Thursday, July 28, 2016

Investing In Real Estate – Building The Right Team: Series Recap

As a real estate investor, you have a lot at stake. It's important to remember to treat your investing as a business. As the CEO of your investing business, it's important to run your business properly to ensure its success.

As any good CEO will do, you need to surround yourself with the right help. It's hard to do it properly all on your own. Focus on your strengths and outsource the rest to the proper professionals.   You might not need every one of the team members we discussed in our series, but they should all be considerations for the future.

Make sure to value your time as an investor. Why spend your time mowing the lawn of your property when it could be spent analyzing your next deal? If you're busy with your career or family life and don’t have the time to take care of everything yourself, it doesn’t mean you don’t have time for investing in real estate, it just means you need to outsource.

One of the main reasons people hold back from investing in real estate is the horror stories they have heard about problem tenants or problems with the property (ie. flooded basement). One of the great benefits of outsourcing to professionals is that it minimizes your mistakes and potential liability as an investor. You don’t have to learn the hard way.

Remember, the path to real estate investing success and future wealth is a marathon, not a sprint.  Surrounding yourself with the right people will help you keep a steady pace on your journey and not stumble along the way. Now get moving!

This wraps up our series on building the right team as a real estate investor. Hopefully it was insightful and made you think differently about your chances of becoming a real estate investor.  We’d love to hear from you!

Friday, July 22, 2016

Investing In Real Estate – Building The Right Team #8: General Maintenance Professionals

Just like at your principle residence, general maintenance items must be done to ensure the property is safe and well maintained. This is general labour type maintenance such as grass cutting, landscaping, snow removal & cleaning of common areas (if in a multi-unit building). Today we are going to elaborate on this subject and discuss a few items you should be aware of.

Can I do this general maintenance myself?

You certainly can get your hands dirty and tackle these items yourself, as long as you have the time and will be completing them on a timely basis. Saving money on these items will certainly increase your cash flow but make sure to put a value on your time. Don’t let the place go in between visits, as poor curb appeal or lack of general maintenance can be a large turn off for tenants and can negatively affect your occupancy rates and rental rates. Maybe you want to start with handling these items yourself when you are just getting started, but as you progress as an investor, and as your portfolio grows, it may be prudent to outsource some help.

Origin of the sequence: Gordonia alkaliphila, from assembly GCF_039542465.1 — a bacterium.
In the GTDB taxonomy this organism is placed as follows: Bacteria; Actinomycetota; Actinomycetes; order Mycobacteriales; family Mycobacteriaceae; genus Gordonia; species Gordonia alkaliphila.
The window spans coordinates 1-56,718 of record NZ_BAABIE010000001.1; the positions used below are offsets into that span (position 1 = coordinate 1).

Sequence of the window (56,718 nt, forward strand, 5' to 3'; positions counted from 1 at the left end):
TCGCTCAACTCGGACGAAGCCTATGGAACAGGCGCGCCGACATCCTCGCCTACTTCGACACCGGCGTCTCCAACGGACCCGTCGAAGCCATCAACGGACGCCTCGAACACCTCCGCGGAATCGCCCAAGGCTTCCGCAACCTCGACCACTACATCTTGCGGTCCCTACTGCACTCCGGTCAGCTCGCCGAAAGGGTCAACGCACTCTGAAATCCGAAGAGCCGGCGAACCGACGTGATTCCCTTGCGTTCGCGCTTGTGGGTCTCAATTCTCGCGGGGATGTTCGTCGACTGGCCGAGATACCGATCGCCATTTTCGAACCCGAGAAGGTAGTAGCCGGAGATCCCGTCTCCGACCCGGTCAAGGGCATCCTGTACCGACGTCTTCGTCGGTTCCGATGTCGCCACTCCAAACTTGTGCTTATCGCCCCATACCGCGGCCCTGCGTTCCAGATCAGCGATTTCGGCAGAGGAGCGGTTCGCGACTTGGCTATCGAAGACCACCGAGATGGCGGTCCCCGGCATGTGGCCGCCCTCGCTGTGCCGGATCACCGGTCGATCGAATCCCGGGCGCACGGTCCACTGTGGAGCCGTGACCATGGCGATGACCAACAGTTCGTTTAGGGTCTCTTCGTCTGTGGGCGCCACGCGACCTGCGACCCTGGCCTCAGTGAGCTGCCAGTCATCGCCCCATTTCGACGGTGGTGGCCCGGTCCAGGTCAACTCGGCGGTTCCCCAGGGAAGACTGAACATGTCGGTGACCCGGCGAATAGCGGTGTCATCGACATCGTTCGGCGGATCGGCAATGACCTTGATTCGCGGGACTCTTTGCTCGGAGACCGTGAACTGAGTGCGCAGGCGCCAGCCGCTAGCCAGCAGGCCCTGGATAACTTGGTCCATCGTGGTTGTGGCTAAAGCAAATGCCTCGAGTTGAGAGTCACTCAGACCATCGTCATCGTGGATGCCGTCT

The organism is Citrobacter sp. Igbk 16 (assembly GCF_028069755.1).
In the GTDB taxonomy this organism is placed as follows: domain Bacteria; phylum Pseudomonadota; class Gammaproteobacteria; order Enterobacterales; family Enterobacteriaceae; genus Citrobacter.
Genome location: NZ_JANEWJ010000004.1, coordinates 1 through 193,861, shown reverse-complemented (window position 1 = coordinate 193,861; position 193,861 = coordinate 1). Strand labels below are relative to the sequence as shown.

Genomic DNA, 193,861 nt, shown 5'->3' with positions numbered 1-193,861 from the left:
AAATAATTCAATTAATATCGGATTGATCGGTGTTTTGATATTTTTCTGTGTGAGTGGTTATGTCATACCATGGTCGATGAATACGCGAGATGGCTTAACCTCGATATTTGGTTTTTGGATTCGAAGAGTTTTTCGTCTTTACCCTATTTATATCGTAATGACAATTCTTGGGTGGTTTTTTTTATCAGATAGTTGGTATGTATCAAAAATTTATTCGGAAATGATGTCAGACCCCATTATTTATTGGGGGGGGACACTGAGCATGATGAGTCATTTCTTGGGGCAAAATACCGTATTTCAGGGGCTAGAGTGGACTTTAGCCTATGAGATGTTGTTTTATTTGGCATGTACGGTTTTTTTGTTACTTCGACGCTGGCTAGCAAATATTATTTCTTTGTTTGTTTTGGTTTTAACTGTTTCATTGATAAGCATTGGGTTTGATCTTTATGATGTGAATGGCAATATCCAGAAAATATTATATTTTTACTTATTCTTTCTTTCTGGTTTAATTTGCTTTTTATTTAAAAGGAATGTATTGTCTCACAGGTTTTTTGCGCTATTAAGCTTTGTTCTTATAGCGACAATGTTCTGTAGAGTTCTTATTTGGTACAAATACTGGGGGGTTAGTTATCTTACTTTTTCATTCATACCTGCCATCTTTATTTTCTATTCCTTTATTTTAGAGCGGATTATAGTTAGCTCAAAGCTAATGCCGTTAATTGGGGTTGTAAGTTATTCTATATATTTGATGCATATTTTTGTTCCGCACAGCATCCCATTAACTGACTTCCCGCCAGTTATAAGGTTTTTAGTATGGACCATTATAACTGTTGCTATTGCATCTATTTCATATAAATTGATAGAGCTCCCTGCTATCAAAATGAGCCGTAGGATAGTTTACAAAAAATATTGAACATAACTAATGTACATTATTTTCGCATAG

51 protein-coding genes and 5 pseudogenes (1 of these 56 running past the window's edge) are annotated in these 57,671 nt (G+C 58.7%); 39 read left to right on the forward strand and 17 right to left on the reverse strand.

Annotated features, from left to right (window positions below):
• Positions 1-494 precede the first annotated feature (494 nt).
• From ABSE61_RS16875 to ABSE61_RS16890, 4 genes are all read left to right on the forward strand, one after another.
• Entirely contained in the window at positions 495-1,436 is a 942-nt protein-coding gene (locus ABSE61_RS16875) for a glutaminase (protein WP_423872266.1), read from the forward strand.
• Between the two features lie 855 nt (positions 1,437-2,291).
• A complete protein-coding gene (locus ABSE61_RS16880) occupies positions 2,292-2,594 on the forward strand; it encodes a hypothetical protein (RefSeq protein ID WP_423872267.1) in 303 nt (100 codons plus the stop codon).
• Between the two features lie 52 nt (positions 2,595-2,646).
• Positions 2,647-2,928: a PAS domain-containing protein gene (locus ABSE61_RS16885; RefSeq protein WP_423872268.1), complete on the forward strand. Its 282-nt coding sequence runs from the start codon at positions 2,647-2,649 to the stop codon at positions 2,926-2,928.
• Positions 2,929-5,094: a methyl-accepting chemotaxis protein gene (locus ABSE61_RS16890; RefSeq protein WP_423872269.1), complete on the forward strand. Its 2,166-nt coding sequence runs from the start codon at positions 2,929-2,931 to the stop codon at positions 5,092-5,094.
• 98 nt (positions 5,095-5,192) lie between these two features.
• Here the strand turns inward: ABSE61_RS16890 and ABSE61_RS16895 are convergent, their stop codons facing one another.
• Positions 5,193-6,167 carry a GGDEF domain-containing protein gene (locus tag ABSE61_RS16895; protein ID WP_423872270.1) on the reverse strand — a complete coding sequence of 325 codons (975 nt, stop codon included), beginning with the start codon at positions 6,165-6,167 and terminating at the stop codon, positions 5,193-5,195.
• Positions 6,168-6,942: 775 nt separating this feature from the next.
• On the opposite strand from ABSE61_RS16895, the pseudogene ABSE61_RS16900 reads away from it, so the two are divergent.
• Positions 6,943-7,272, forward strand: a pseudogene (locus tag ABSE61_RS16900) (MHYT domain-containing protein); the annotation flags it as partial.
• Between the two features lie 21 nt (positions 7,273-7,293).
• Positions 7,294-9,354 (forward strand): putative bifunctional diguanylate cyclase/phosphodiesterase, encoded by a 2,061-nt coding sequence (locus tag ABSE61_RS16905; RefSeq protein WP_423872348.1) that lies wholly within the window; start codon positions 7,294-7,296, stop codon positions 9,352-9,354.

If I hire out my general maintenance, who should I hire?

Grass, landscaping and snow removal can usually be done by a local landscaping company. You can consider hiring your tenant or a tenant in your building to handle these items, but beware of the pitfalls. Especially with snow, if they don’t do their job in a timely manner, you could end up with someone falling and injuring themselves on your property and inheriting legal trouble. On the cleaning of common areas, it is common to see one of the on-site tenants handle the job. Usually the cleaning of the common areas, or handling of grass cutting or snow removal can be done with a reduction in the rent, just make sure it is stated in writing.

How much should I budget for maintenance on my property?

You should budget an ongoing expense for maintenance items regardless of if you do them yourself or contract them out. A good rule of thumb is to budget 5% of gross rent, or up to one month’s gross rent per year, towards repairs and maintenance. This amount will also include large repairs such as roof, furnace, etc. which will be amortized over their expected life to smooth out your repairs and maintenance budgeting year to year. You don’t want to overspend on these maintenance items so you should err on the cheaper side when allocating expense dollars to these items.